A user invokes a Web browser to download a file. Before doing so, the browser retrieves a plug-in to handle that type of file. Is this an example of a dynamic architecture? How would you document it?
Suppose that communication across layers in a layered system is carried out by signaling events. Is event signaling a concern that is part of the layered style? If not, how would you document this system?
Consider a shared-data system with a central database accessed by several components in a client-server fashion. What are your options for documenting the two-style nature of this system? Which option(s) would you choose, and why?
A bridging element is one that can appear in view packets in two separate views. Both views will have room for documenting the element's interface and its behavior. Assuming that we do not wish to document information in two places, how would you decide where to record that information? Suppose that the bridging element is a connector with one role for one style and one role for another. Where would you record the information then?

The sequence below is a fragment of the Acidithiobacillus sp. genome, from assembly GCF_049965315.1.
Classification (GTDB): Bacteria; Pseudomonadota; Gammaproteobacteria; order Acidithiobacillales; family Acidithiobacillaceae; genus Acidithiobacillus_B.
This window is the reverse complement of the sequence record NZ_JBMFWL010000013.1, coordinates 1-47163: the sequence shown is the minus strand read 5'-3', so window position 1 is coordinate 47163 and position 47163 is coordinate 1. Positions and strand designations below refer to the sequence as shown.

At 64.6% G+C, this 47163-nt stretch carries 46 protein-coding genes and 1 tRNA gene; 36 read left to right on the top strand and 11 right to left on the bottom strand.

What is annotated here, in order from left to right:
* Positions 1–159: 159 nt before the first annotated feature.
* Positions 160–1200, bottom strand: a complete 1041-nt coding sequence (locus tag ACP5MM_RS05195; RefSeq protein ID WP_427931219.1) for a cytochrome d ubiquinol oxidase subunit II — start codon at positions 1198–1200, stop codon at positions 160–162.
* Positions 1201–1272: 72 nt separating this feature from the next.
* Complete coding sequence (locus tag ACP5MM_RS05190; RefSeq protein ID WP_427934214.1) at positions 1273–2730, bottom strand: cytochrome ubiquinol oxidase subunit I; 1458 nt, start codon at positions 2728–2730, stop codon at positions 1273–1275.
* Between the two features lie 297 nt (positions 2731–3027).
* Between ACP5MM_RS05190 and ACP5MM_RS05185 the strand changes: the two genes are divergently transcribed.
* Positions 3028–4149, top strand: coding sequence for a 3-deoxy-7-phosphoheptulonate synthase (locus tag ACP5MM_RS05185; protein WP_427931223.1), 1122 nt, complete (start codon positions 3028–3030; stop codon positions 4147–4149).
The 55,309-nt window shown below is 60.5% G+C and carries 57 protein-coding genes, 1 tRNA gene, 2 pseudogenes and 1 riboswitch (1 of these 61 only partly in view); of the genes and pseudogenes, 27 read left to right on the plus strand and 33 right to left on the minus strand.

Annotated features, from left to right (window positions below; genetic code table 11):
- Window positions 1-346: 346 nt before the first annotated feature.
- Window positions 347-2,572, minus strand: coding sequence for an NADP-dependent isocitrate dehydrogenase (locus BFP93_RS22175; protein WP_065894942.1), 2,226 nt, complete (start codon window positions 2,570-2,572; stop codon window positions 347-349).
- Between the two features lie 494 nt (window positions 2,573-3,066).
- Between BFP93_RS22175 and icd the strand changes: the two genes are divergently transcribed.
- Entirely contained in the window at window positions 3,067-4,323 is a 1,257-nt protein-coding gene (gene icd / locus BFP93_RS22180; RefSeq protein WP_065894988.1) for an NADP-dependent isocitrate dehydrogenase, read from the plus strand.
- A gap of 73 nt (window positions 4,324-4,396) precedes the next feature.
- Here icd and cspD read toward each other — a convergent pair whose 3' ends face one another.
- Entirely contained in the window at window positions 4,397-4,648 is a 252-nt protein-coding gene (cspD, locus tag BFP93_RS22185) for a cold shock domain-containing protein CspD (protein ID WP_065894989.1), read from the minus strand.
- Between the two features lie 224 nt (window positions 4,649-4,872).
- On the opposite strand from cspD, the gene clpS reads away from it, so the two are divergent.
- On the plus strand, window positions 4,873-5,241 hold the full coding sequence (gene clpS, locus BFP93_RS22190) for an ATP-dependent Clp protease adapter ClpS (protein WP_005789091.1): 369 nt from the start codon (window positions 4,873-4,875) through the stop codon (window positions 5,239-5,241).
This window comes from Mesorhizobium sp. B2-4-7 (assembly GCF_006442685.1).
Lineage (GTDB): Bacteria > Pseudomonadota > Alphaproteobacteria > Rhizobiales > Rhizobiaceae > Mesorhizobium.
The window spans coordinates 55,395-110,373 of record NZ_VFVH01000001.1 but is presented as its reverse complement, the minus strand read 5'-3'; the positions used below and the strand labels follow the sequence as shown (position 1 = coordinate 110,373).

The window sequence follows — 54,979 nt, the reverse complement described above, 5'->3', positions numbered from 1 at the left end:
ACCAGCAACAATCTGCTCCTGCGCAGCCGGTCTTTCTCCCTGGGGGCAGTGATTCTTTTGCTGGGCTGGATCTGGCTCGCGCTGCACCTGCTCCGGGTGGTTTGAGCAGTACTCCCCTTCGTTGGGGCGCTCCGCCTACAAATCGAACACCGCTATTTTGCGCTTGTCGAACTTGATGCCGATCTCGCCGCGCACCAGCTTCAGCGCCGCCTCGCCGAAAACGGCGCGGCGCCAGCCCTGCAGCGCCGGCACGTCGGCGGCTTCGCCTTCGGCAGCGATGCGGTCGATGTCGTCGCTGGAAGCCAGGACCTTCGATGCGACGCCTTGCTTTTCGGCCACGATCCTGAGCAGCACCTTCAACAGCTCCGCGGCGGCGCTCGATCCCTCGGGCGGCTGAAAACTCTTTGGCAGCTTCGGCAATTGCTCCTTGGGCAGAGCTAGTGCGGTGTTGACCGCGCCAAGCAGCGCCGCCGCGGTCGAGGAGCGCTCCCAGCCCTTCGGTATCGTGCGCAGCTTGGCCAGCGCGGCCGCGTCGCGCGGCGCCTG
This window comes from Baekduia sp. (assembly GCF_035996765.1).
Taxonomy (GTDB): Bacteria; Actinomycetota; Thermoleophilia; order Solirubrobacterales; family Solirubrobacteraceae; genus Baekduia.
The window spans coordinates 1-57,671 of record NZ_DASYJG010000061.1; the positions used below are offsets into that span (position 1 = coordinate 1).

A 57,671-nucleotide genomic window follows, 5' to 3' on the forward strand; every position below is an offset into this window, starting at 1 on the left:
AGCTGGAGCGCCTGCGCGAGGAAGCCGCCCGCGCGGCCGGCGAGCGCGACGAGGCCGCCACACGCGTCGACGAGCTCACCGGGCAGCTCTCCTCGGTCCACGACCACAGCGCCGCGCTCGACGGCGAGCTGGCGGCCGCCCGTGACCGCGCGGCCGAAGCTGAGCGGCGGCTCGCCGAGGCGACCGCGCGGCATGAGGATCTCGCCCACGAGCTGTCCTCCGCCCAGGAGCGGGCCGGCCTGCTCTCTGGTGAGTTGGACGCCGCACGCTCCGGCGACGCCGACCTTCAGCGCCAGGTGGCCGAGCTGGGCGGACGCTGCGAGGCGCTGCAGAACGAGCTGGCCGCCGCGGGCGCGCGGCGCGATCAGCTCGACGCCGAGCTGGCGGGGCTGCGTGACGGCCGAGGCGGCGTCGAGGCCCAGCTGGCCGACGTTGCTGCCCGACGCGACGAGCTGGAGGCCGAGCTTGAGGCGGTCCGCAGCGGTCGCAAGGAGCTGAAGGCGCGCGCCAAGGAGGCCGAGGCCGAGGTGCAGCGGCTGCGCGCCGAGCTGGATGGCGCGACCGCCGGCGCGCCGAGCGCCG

Sketch a top-level context diagram for a hypothetical system as it might appear in the following views, assuming in each case that the view is appropriate for that system: (a) uses, (b) layered, (c) pipe-and-filter, (d) client-server, (e) deployment.
Software Architectures and Documentation
Part I. Software Architecture Viewtypes and Styles
The Module Viewtype
Styles of the Module Viewtype
The Component-and-Connector Viewtype
Styles of the Component-and-Connector Viewtype
The Allocation Viewtype and Styles
Part II. Software Architecture Documentation in Practice
Documenting Software Interfaces
Choosing the Views
Building the Documentation Package
Other Views and Beyond
Rationale, Background, and Design Constraints